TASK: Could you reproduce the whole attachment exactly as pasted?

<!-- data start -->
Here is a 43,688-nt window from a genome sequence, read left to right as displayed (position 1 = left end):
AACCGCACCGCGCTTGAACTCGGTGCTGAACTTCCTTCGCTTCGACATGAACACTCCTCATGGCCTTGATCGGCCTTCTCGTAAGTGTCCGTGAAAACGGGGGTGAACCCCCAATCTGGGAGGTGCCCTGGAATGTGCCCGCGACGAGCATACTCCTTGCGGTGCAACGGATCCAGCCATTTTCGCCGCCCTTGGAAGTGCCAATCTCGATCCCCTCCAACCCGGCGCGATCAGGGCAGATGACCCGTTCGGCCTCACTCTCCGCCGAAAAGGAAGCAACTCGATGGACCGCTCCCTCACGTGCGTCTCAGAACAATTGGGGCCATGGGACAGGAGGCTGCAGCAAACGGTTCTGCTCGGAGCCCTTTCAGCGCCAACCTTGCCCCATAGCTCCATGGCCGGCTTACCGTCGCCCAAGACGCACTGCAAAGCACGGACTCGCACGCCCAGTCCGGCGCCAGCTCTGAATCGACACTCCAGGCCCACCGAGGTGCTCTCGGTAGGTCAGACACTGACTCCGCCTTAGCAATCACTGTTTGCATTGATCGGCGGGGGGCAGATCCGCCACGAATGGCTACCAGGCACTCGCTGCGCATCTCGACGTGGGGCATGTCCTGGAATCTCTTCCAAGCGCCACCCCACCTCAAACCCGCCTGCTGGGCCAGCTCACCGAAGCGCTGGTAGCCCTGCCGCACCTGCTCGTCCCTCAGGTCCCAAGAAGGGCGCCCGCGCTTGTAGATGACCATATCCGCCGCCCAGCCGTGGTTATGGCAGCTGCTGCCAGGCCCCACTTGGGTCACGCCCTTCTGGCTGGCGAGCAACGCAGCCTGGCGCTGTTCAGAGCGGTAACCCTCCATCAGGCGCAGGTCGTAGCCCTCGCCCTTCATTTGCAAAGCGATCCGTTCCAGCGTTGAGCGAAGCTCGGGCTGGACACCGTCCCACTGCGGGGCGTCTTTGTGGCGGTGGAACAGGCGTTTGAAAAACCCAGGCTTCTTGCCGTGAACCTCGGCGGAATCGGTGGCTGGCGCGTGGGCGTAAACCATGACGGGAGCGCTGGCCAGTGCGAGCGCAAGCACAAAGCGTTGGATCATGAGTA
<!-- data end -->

Here is a 43,688-nt window from a genome sequence, read left to right as displayed (position 1 = left end):
AACCGCACCGCGCTTGAACTCGGTGCTGAACTTCCTTCGCTTCGACATGAACACTCCTCATGGCCTTGATCGGCCTTCTCGTAAGTGTCCGTGAAAACGGGGGTGAACCCCCAATCTGGGAGGTGCCCTGGAATGTGCCCGCGACGAGCATACTCCTTGCGGTGCAACGGATCCAGCCATTTTCGCCGCCCTTGGAAGTGCCAATCTCGATCCCCTCCAACCCGGCGCGATCAGGGCAGATGACCCGTTCGGCCTCACTCTCCGCCGAAAAGGAAGCAACTCGATGGACCGCTCCCTCACGTGCGTCTCAGAACAATTGGGGCCATGGGACAGGAGGCTGCAGCAAACGGTTCTGCTCGGAGCCCTTTCAGCGCCAACCTTGCCCCATAGCTCCATGGCCGGCTTACCGTCGCCCAAGACGCACTGCAAAGCACGGACTCGCACGCCCAGTCCGGCGCCAGCTCTGAATCGACACTCCAGGCCCACCGAGGTGCTCTCGGTAGGTCAGACACTGACTCCGCCTTAGCAATCACTGTTTGCATTGATCGGCGGGGGGCAGATCCGCCACGAATGGCTACCAGGCACTCGCTGCGCATCTCGACGTGGGGCATGTCCTGGAATCTCTTCCAAGCGCCACCCCACCTCAAACCCGCCTGCTGGGCCAGCTCACCGAAGCGCTGGTAGCCCTGCCGCACCTGCTCGTCCCTCAGGTCCCAAGAAGGGCGCCCGCGCTTGTAGATGACCATATCCGCCGCCCAGCCGTGGTTATGGCAGCTGCTGCCAGGCCCCACTTGGGTCACGCCCTTCTGGCTGGCGAGCAACGCAGCCTGGCGCTGTTCAGAGCGGTAACCCTCCATCAGGCGCAGGTCGTAGCCCTCGCCCTTCATTTGCAAAGCGATCCGTTCCAGCGTTGAGCGAAGCTCGGGCTGGACACCGTCCCACTGCGGGGCGTCTTTGTGGCGGTGGAACAGGCGTTTGAAAAACCCAGGCTTCTTGCCGTGAACCTCGGCGGAATCGGTGGCTGGCGCGTGGGCGTAAACCATGACGGGAGCGCTGGCCAGTGCGAGCGCAAGCACAAAGCGTTGGATCATGAGTA